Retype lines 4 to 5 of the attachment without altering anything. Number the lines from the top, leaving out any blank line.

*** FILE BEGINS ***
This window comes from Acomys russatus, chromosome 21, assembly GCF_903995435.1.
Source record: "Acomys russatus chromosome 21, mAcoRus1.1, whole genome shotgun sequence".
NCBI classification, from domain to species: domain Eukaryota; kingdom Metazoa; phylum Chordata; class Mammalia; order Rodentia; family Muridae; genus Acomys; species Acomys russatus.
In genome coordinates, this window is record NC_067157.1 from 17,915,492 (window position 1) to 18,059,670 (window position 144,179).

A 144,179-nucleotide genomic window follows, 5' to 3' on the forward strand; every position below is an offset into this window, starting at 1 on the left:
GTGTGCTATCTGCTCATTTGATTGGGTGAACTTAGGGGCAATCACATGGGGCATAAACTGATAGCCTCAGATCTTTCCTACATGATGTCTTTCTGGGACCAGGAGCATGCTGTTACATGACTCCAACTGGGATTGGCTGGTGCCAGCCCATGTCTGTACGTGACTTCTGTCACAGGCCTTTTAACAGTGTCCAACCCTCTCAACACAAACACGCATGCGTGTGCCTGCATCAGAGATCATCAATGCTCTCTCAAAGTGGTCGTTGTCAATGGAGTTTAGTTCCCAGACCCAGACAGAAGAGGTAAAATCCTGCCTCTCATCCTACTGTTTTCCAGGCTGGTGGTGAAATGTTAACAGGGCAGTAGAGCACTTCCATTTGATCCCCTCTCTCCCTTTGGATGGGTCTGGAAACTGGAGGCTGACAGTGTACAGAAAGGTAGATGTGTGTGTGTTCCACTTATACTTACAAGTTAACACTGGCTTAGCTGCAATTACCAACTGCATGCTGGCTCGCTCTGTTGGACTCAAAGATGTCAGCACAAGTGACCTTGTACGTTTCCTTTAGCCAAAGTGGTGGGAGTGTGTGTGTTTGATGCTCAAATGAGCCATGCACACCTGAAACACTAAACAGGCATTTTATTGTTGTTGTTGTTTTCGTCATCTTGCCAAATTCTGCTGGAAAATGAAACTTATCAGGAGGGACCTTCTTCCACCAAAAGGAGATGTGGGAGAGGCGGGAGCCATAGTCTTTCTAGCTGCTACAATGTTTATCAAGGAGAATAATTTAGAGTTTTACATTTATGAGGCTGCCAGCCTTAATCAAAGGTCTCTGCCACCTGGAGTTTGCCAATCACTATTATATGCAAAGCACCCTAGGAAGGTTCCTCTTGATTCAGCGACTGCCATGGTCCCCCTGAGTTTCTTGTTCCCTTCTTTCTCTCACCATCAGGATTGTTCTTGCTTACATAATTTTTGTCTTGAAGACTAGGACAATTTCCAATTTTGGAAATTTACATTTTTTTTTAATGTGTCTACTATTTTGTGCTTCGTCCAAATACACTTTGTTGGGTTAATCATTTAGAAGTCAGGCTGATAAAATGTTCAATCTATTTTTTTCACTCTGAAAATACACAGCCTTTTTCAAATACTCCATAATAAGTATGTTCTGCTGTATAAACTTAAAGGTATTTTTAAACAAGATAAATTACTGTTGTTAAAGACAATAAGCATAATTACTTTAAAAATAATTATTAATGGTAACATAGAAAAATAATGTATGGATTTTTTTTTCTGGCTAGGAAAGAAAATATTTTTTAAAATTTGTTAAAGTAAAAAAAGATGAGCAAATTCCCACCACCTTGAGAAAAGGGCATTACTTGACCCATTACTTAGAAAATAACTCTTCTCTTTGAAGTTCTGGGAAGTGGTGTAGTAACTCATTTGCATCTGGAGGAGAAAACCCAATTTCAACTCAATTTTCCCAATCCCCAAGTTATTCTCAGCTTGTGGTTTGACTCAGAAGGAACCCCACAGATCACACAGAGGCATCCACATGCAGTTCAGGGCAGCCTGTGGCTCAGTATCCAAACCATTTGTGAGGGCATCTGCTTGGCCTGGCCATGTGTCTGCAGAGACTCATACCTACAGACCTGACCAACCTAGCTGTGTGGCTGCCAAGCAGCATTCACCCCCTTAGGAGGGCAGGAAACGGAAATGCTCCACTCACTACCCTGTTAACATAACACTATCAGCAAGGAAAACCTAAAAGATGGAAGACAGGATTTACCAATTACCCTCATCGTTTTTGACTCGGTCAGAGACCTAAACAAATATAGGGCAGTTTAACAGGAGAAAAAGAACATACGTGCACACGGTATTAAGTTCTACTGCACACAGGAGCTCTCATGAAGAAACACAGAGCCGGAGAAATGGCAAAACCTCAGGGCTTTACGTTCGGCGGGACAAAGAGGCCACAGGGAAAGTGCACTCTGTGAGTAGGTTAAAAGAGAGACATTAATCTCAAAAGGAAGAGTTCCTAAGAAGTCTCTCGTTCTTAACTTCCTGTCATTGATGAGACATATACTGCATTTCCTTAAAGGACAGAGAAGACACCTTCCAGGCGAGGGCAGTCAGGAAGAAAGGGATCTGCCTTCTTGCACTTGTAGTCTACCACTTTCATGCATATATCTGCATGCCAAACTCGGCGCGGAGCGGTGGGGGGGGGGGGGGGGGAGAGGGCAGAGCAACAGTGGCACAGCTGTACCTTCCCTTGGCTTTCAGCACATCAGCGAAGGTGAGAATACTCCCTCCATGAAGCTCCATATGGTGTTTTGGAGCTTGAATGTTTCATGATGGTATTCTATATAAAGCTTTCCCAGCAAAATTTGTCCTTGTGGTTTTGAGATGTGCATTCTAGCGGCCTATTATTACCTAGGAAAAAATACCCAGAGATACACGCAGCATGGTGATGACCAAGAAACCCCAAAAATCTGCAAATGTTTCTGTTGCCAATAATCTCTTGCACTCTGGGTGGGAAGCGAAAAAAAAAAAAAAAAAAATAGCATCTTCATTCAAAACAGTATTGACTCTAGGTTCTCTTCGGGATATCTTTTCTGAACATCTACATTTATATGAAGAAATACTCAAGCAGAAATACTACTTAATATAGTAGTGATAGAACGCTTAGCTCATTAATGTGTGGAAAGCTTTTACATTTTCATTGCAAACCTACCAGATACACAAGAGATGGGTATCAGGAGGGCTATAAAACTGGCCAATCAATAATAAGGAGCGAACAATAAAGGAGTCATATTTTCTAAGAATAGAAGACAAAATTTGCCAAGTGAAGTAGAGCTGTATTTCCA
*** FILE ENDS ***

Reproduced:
In genome coordinates, this window is record NC_067157.1 from 17,915,492 (window position 1) to 18,059,670 (window position 144,179).

A 144,179-nucleotide genomic window follows, 5' to 3' on the forward strand; every position below is an offset into this window, starting at 1 on the left: